From failure to injuries, the Rockets have forged an identity

Failure and injuries are two things no team wants to deal with. Ever. The Houston Rockets, however, have drawn strength from their failures and their injuries. Indeed, these two things have actually managed to help sort out some major questions about the Rockets roster. Specifically the Rockets have found three key revelations after dealing with failure and injuries. First, the Omer Asik situation has been colored by failure. The power-forward situation has become clearer due to failure. Injuries have revealed the depth of this roster.

The Failure of the Twin Towers

Omer Asik began the season starting next to Dwight Howard. On paper this looked like an ironclad defensive front and an adequate offensive attack in the frontcourt. On paper a lot of things look great. Unfortunately for the Rockets this duo failed to produce. Asik’s production took a steep nosedive that also managed to derail his initiative. Coincidentally, it was also this failure that forced Kevin McHale to quit putting an overmatched unit on the court.  Dwight Howard’s presence on the Houston Rockets made Omer Asik’s presence in the starting lineup wholly obsolete. Asik’s presence was never going to be a productive one next to Dwight. Every productive team featuring Dwight Howard featured a stretch power forward. Asik, then, had to adjust to being a bench presence.

That’s the obvious development in the Asik situation. Beyond that, however, we see that the situation created control on the trade market. How? The Washington Wizards reportedly engaged the Rockets in talks with the Rockets. Yes, it’s common knowledge that Omer Asik needs to be traded. It’s also common knowledge that Asik is under contract for another year, is an elite defensive center, and will command a great deal of money on the open-market. Houston rebuffed any attempts to send Emeka Okafor back to the team and the Wizards opted to acquire Marcin Gortat. Now, the Rockets are rumored to be seeking an impact player for Asik. Despite his lack of happiness, the Big Turk commands a great deal on the trade market and his status as a highly valuable and definite commodity places Houston in the driver’s seat for all trade conversations. This is considerably more attractive when you consider that the Rockets can now demand what they want for Asik and place their team in the best position to succeed.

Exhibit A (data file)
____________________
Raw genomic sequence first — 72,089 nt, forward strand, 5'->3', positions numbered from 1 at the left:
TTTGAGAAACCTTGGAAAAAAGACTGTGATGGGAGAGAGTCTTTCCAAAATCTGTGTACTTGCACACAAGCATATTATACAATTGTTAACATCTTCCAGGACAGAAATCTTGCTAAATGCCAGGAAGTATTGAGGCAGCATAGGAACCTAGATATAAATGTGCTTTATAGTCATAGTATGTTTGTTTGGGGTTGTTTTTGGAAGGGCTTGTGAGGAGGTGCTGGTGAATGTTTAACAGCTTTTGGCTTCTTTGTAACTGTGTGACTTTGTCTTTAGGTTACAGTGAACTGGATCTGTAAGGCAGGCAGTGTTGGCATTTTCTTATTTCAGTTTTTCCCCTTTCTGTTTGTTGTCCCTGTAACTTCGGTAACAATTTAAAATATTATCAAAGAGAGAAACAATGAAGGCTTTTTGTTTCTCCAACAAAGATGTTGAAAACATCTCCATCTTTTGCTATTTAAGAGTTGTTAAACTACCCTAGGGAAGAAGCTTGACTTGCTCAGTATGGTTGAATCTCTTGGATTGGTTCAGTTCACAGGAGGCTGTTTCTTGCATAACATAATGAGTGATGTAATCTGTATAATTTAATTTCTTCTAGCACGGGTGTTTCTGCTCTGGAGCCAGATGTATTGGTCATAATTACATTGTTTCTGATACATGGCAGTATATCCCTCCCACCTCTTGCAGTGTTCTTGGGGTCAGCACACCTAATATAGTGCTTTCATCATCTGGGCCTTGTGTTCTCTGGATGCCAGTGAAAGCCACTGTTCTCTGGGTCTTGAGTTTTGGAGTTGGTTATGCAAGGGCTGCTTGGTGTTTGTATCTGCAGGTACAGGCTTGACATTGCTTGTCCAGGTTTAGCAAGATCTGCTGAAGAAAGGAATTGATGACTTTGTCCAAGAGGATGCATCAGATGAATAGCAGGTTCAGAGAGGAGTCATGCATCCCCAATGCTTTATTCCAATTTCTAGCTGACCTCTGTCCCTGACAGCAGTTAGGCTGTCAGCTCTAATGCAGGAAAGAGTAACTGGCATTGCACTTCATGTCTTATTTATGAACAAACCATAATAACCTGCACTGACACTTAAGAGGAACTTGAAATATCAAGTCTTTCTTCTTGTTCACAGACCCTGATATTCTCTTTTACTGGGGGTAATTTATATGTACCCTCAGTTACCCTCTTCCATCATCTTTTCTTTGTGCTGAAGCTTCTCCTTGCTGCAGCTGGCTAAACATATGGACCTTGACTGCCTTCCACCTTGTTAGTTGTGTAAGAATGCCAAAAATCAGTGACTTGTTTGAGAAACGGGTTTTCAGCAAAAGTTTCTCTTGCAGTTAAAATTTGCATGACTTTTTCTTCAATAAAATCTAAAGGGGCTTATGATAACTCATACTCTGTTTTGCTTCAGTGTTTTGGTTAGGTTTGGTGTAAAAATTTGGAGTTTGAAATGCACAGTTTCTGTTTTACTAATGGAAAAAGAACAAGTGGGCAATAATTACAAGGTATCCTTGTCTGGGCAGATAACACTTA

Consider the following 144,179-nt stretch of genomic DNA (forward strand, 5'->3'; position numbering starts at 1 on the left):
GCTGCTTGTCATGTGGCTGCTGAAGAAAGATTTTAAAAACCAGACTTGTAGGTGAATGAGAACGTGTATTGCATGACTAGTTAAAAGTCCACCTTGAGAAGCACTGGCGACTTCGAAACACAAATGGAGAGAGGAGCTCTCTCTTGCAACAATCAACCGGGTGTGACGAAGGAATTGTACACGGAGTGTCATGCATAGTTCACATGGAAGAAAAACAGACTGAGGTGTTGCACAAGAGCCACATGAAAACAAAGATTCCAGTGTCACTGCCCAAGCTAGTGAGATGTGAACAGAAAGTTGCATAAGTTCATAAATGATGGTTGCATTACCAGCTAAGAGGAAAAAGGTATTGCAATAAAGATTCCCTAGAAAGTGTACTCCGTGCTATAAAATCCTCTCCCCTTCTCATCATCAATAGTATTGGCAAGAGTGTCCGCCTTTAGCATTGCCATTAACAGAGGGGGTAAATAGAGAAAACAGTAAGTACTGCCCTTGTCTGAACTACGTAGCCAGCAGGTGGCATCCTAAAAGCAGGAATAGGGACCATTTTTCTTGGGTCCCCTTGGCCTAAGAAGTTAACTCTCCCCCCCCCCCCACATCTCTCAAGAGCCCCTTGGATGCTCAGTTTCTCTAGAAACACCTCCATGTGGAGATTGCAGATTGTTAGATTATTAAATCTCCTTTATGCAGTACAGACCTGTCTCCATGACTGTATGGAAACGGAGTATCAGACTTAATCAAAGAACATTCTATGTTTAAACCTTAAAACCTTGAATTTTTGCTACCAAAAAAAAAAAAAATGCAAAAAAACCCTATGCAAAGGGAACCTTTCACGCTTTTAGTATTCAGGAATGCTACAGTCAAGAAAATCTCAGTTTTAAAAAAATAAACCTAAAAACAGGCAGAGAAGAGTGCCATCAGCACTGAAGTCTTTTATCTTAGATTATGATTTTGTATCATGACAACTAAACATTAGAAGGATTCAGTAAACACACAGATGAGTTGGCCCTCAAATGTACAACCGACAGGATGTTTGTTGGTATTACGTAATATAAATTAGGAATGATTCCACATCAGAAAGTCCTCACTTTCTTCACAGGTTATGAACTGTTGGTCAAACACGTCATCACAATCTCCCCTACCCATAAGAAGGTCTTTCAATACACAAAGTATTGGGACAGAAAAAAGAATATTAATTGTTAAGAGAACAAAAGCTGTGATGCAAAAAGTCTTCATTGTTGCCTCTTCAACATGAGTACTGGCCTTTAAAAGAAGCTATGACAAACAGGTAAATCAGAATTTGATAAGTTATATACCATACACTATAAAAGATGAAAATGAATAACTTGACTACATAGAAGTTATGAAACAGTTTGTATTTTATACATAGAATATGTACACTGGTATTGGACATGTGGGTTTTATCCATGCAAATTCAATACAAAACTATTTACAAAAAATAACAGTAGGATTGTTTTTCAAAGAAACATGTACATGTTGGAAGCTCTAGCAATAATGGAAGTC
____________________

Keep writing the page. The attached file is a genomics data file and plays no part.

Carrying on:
Failure Lead to Success

Necessity is the mother of all invention, yes? This cliché gets to be cliché because it’s true. Though it’s hard to call Kevin McHale playing a stretch four next to Dwight Howard “invention.” The failure of Asik next to Howard, however, created success. Terrence Jones was given the starting power forward spot and has produced right out of the gate. As a started Terrence Jones is averaging roughly 15 points and 8 rebounds a game. In the preseason many writers assumed Dwight’s natural running mate in the frontcourt would be Jones. The emergence of Jones has further gifted the Rockets with the position of power in Asik negotiations. Any rumors of Ryan Anderson for Omer Asik are mitigated when you consider how productive the Rockets own “in-house” forward has been. There’s no need to ship out an asset to obtain a power forward now that a solution has been found. Even Donatas Motiejunas has found new purpose gaining back up power forward and center minutes. Granted, Motiejunas has a long way to go before he’s a viable option for consistent minutes, but the evolution of the Rockets roster is enticing.

Pain Is Just Weakness Leaving the Body

The most notable injury issue facing the Rockets is the bearded wonder, James Harden. Harden’s foot has been an issue for most the year. The benefit of the situation, however, has been the re-emergence of Jeremy Lin, among other things. Jeremy has showcased the fact that he’s a shooting guard at the point guard position. While Jeremy has been the focal point of the offense he has averaged over 20 points a game and shown aggression. That aggression translated to top five in the league in drives to the hoop. This time has been a major boon for the Rockets. Not only has this time showcased Jeremy and, no doubt, bolstered his confidence, but it also shows what Jeremy can produce as a featured player. Specifically, his role as a spark off the bench is perfectly modeled by his starting line up performance. This assertive and dominant Jeremy is one that needs to come off the bench.